February 20, 2017
By Sandra Diaz
Trump’s battle with Mexican President Peña Nieto over The Wall has once again brought to light Americans’ passionate feelings on both sides of the issue. While only two-thirds of U.S. Hispanics are of Mexican descent, the feud reveals a general anti-immigrant, anti-globalization sentiment.
In the face of this kind of polarization, CMOs need to deal with two questions:
1. Are the rewards of Hispanic-focused initiatives worth the risk?
2. How can we avoid backlash by those who see catering to Hispanics as un-American?
The answer to the first question involves thinking about engaging Hispanics as another opportunity to deliver personalization and looking at returns obtained by other companies.
We live in an era in which data and technology is driving demand for tailored offerings. As the world’s 19th largest consumer market with $1.3 trillion buying power and shared unique needs, U.S. Hispanics represent an attractive target for mass customization. They make up a quarter of the population in the Top 15 U.S. markets – those which any national brand must win to drive significant sales volumes. And contrary to a commonly held belief, most Hispanics are not undocumented immigrants – excluding the children of at least one undocumented parent, 80% of Hispanics are U.S. citizens or legal residents.
Furthermore, Hispanic initiatives offer a proven financial return. An Association of Hispanic Advertisers (AHAA) analysis of published financial revenue data and Nielsen ad spending for 39 CPG and retail firms found that the share of overall marketing resources dedicated to the Hispanic segment explained about one-third of their overall revenue growth.
The answer to the second question lies in a shift in how companies are going about engaging U.S. Hispanics. Brands must stop focusing on in-language messaging, niche offerings and culture-driven entertainment, and start tapping the nuances in how culturally diverse consumers engage with their mainstream items, communications and touch points.
Here are five practical ways for CMOs to make the shift:
1. Address unique needs not driven by language. Hispanics may not be taking full advantage of a brand’s offering because they lack of experience with it or its category due to historical exclusion or growing up in an immigrant family. Genetic-driven differences such as darker hair and skin tones, or petite body type impact what they buy. And, Hispanics are heavier consumers of certain mainstream products and services, such as rice, family-sized items or travel abroad, based on their background and heritage.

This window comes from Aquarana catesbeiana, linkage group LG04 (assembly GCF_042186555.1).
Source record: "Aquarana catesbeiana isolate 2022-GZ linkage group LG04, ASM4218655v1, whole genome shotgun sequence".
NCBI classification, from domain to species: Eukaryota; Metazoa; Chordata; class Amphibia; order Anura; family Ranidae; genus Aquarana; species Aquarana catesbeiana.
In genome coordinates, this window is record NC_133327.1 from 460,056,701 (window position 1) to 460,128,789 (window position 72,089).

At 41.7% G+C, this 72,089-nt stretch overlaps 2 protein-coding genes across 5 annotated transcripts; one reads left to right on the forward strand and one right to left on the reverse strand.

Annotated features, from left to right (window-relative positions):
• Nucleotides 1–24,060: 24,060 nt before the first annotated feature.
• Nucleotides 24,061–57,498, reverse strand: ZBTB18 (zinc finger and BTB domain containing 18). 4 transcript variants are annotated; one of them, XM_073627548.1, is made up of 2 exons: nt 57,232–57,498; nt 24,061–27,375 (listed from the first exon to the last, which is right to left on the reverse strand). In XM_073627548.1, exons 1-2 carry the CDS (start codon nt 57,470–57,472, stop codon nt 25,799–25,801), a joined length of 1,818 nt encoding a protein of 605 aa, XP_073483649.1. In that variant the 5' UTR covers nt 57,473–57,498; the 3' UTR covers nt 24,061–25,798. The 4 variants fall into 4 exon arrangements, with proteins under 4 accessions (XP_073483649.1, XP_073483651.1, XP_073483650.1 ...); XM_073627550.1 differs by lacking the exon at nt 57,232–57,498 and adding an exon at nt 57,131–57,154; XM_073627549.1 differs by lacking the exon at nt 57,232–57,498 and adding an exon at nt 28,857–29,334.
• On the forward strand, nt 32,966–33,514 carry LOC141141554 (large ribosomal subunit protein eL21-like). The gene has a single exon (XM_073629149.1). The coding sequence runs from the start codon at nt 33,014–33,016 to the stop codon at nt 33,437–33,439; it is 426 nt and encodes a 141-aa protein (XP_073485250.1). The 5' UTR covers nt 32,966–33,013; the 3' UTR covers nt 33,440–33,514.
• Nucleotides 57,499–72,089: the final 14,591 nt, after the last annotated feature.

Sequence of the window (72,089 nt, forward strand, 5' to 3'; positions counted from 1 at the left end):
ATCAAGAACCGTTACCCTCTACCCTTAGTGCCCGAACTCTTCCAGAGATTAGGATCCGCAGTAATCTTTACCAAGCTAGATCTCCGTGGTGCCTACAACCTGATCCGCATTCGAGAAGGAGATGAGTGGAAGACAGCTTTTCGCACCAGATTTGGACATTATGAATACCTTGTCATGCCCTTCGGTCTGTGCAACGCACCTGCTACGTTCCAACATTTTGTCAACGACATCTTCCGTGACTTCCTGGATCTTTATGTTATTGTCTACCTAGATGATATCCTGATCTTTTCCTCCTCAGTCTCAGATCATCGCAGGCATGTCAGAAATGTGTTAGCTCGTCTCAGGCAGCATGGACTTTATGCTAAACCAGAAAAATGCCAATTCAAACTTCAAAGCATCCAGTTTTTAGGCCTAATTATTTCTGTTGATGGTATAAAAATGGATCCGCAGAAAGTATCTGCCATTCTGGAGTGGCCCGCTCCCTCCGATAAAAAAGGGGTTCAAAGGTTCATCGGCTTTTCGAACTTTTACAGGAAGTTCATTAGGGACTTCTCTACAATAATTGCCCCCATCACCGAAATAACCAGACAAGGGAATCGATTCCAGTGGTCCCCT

2. Optimize channel presentation to feature mainstream items with high Hispanic appeal. While there is a role for targeted items, Hispanics primarily buy well-known brands. But, as outlined above, they may not buy the same specific items inside a line vs. non-Hispanic shoppers. Have you ever walked away from buying pants or shoes because they did not have your size? Hispanic shoppers are more likely to have that type of experience, and it goes beyond the apparel category. By creating planograms, displays, signage and website features that showcase the Hispanic top sellers that also are best sellers among non-Hispanics, everyone will find what they want. That approach is way more powerful for driving sales and shopper satisfaction than bilingual packaging or messages.
3. Design store adjacencies to avoid segregation and maximize profits. Where targeted items can add value, as in the case of selling Hispanic food items, merchandise by category rather than in a separate ethnic section. Debunk also the myth that Hispanics only buy low-priced items. Especially in the case of food, Hispanics will pay a premium to satisfy their cravings.
4. Deliver culturally competent selling and customer support. Remember heritage impacts people’s ideas about authority, family responsibilities and politeness. Even if they only speak English, Hispanics may still hold themselves to certain cultural expectations. For example, a financial advisor working with a Hispanic client must verify whether his or her budget includes caring for a family member – even if she or he is second or third generation and college-educated. Check if customer support metrics (such as call length) vary for Hispanics vs. non-Hispanics and adjust service protocols and performance expectations accordingly.
5. Cultivate a diversity mindset among all employees. Most Americans personal networks only include people of their same race or ethnicity. Thus, employees may lack the personal experiences of diversity required to organically serve Hispanics and other customers that are not like them. Having a human resources diversity office, Hispanic marketing function and employee resource groups (ERGs) provides leadership for addressing the needs of Hispanics and other under-represented groups of employees and customers. However, those experts must prioritize helping everyone see how their background and experiences apply to meeting unique Hispanic needs. Otherwise, organizations risk creating Hispanic silos that prevent them from being relevant to Hispanics at every touch point.
Notice each of these ideas caters to unique Hispanic needs, rather than focusing on common human truths. However, they are executed inclusively – as Hispanic nuances are addressed in the mainstream offering and process rather than in separate targeted initiatives.
By changing how they approach Hispanic initiatives, brands can navigate the anti-immigrant sentiment to reap the proven rewards from personalizing their offering for Hispanics.